One of the things I really like about OS X is that it has a built-in PDF Viewer. What's so special about this PDF viewer? I think what I like the most is the fact that it is not bloated. Adobe's Acrobat reader can take a while to launch, installing takes around 20 MB of downloads, and on older machines can really perform poorly.
I stumbled upon Sumatra PDF over the weekend, and I think it is a great replacemente for Adobe's Reader in Windows. I think you cannot beat Sumatra, especially when it comes to the price (free!)
Do you know of any other PDF readers that are fast & lighteweight?
There are many ways to post blogs. You can use the web interface that most blog applications (blogger, community server, wordpress, etc.) offer. This can be very cumbersome and if you hit back by mistake on your browser, then all that you have typed can be gone in a matter of seconds.
I have recently stumbled on some (free) tools that will allow you to blog like a pro. The first one is called Live Writer Beta and is made by Microsoft - I found out about this from Volker's blog today. So far it has been very stable and is very easy to use. It is basically the same thing as using Word. This will get you covered as far as blogging goes, but if you want to add images and such (something our Community Server blog currently does not offer) you will need additional software.
To insert images, get the Flickr4Writer plugin, which will allow you insert images on your blog that are linked from Flickr account:
I am currently uploading my images to flickr using this (OS X) widget, I am pretty sure there is something similar for Vista if you look around (drop me a line if you find one).
It’s been almost 5 months since I brought a black MacBook to work. At first I thought it was not such a good idea due to the incompatibilities I could face. So far the experience has not been a bad one, and I can run most of the software I need without having to strive against slow performance or incompatibilities. With the exception of screwing up some of Jose’s powerpoint slide animations, I don’t think there has been mayor damage done.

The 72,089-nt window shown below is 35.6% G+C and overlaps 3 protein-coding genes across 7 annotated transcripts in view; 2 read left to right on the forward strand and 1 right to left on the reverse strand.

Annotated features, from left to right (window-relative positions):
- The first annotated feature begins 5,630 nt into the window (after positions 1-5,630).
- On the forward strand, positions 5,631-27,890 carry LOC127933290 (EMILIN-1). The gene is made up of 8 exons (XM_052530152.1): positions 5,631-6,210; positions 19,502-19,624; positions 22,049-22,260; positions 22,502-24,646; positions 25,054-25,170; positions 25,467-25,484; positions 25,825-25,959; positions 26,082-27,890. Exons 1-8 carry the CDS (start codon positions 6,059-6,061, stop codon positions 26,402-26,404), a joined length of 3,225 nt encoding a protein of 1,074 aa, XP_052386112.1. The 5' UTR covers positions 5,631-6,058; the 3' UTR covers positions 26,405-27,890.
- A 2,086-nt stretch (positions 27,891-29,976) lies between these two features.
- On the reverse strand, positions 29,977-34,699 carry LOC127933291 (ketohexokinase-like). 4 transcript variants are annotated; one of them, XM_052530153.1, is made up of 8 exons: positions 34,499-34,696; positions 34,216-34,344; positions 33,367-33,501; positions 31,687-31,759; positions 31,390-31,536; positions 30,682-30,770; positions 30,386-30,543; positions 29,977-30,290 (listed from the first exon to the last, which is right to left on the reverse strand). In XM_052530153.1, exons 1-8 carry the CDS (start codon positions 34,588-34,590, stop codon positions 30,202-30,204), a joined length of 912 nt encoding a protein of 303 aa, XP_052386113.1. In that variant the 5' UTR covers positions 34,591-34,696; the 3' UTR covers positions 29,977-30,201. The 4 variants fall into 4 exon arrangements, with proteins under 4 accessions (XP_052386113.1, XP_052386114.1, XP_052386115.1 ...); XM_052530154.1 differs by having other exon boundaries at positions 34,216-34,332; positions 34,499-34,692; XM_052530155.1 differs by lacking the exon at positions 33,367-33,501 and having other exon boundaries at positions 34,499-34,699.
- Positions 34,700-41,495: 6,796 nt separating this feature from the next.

The following compromises a list of the software that any individual looking for to work in a Windows environment should have on their list:
Parallels: If you must run Windows on OS X, then you need Parallels. It’s performance is superb and it will allow you to run a Virtualialzied Windows with a little performance hit. This blog I am writing as of now is under BlogJet using a copy of WindowsXP. I also run Office 2007, Firefox, Messenger, Project, and Visual Source Safe (watch out Parallels, someone is lurking in the dark)
Crossover: it allows you to run Windows binaries without having to run Windows. It is based on the Wine project and so far I have been able to run Office 2007 and Internet Explorer 6 without having to run Windows. Still on early beta stages but nonetheless quite impressive.
TSClient: I mentioned this on an earlier post. It has become my default RDC client, extremely fast.
NeoOffice: a port of OpenOffice but does not require x11 on your system. It runs faster than Microsoft Office for Mac on my MacBook. Until there is a universal binary for Office, I am using this one for Office productivity.
And finally, if all else fails (as is the case of running VTune on a VM), I can always boot into Windows natively using BootCamp. Fortunately, thanks to the great programs above, this is something that is happening less often every time.